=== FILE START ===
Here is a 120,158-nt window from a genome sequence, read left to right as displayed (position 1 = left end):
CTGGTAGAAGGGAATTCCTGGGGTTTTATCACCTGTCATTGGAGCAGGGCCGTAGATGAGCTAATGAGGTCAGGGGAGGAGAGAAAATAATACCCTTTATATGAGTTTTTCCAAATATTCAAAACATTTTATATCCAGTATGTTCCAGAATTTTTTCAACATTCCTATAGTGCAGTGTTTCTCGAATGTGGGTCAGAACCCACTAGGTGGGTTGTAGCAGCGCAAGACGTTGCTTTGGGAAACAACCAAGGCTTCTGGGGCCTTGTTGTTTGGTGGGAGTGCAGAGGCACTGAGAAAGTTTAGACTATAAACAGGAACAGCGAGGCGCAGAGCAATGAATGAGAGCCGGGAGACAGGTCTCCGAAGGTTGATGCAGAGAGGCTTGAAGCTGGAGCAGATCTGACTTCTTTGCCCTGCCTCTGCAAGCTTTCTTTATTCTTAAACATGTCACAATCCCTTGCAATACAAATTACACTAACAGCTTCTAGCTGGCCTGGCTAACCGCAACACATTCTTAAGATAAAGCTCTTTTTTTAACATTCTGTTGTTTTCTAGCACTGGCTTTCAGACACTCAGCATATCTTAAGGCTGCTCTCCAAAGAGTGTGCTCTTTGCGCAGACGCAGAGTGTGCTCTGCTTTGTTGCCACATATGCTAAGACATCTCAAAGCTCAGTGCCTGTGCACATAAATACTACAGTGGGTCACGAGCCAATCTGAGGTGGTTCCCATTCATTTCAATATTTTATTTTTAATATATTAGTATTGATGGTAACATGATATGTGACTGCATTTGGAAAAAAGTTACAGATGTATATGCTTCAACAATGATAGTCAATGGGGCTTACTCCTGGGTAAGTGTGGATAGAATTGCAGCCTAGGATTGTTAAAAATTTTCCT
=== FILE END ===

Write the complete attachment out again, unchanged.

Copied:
Here is a 120,158-nt window from a genome sequence, read left to right as displayed (position 1 = left end):
CTGGTAGAAGGGAATTCCTGGGGTTTTATCACCTGTCATTGGAGCAGGGCCGTAGATGAGCTAATGAGGTCAGGGGAGGAGAGAAAATAATACCCTTTATATGAGTTTTTCCAAATATTCAAAACATTTTATATCCAGTATGTTCCAGAATTTTTTCAACATTCCTATAGTGCAGTGTTTCTCGAATGTGGGTCAGAACCCACTAGGTGGGTTGTAGCAGCGCAAGACGTTGCTTTGGGAAACAACCAAGGCTTCTGGGGCCTTGTTGTTTGGTGGGAGTGCAGAGGCACTGAGAAAGTTTAGACTATAAACAGGAACAGCGAGGCGCAGAGCAATGAATGAGAGCCGGGAGACAGGTCTCCGAAGGTTGATGCAGAGAGGCTTGAAGCTGGAGCAGATCTGACTTCTTTGCCCTGCCTCTGCAAGCTTTCTTTATTCTTAAACATGTCACAATCCCTTGCAATACAAATTACACTAACAGCTTCTAGCTGGCCTGGCTAACCGCAACACATTCTTAAGATAAAGCTCTTTTTTTAACATTCTGTTGTTTTCTAGCACTGGCTTTCAGACACTCAGCATATCTTAAGGCTGCTCTCCAAAGAGTGTGCTCTTTGCGCAGACGCAGAGTGTGCTCTGCTTTGTTGCCACATATGCTAAGACATCTCAAAGCTCAGTGCCTGTGCACATAAATACTACAGTGGGTCACGAGCCAATCTGAGGTGGTTCCCATTCATTTCAATATTTTATTTTTAATATATTAGTATTGATGGTAACATGATATGTGACTGCATTTGGAAAAAAGTTACAGATGTATATGCTTCAACAATGATAGTCAATGGGGCTTACTCCTGGGTAAGTGTGGATAGAATTGCAGCCTAGGATTGTTAAAAATTTTCCT